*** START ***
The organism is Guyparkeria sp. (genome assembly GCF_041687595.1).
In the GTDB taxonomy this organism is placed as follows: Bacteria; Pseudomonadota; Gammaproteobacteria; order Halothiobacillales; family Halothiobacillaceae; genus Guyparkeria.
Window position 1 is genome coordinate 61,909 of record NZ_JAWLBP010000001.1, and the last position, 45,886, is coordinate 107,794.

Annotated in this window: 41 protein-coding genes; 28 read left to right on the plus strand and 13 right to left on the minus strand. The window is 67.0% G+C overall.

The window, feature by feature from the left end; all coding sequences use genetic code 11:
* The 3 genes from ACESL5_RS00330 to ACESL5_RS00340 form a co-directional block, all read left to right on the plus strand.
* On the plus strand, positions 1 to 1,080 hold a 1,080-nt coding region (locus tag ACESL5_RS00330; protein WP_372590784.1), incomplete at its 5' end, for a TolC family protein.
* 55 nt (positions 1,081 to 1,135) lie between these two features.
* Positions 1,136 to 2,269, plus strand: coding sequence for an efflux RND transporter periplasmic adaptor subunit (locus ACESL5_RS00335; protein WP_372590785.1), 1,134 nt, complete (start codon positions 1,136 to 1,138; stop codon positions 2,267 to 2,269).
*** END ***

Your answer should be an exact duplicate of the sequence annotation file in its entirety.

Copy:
The organism is Guyparkeria sp. (genome assembly GCF_041687595.1).
In the GTDB taxonomy this organism is placed as follows: Bacteria; Pseudomonadota; Gammaproteobacteria; order Halothiobacillales; family Halothiobacillaceae; genus Guyparkeria.
Window position 1 is genome coordinate 61,909 of record NZ_JAWLBP010000001.1, and the last position, 45,886, is coordinate 107,794.

Annotated in this window: 41 protein-coding genes; 28 read left to right on the plus strand and 13 right to left on the minus strand. The window is 67.0% G+C overall.

The window, feature by feature from the left end; all coding sequences use genetic code 11:
* The 3 genes from ACESL5_RS00330 to ACESL5_RS00340 form a co-directional block, all read left to right on the plus strand.
* On the plus strand, positions 1 to 1,080 hold a 1,080-nt coding region (locus tag ACESL5_RS00330; protein WP_372590784.1), incomplete at its 5' end, for a TolC family protein.
* 55 nt (positions 1,081 to 1,135) lie between these two features.
* Positions 1,136 to 2,269, plus strand: coding sequence for an efflux RND transporter periplasmic adaptor subunit (locus ACESL5_RS00335; protein WP_372590785.1), 1,134 nt, complete (start codon positions 1,136 to 1,138; stop codon positions 2,267 to 2,269).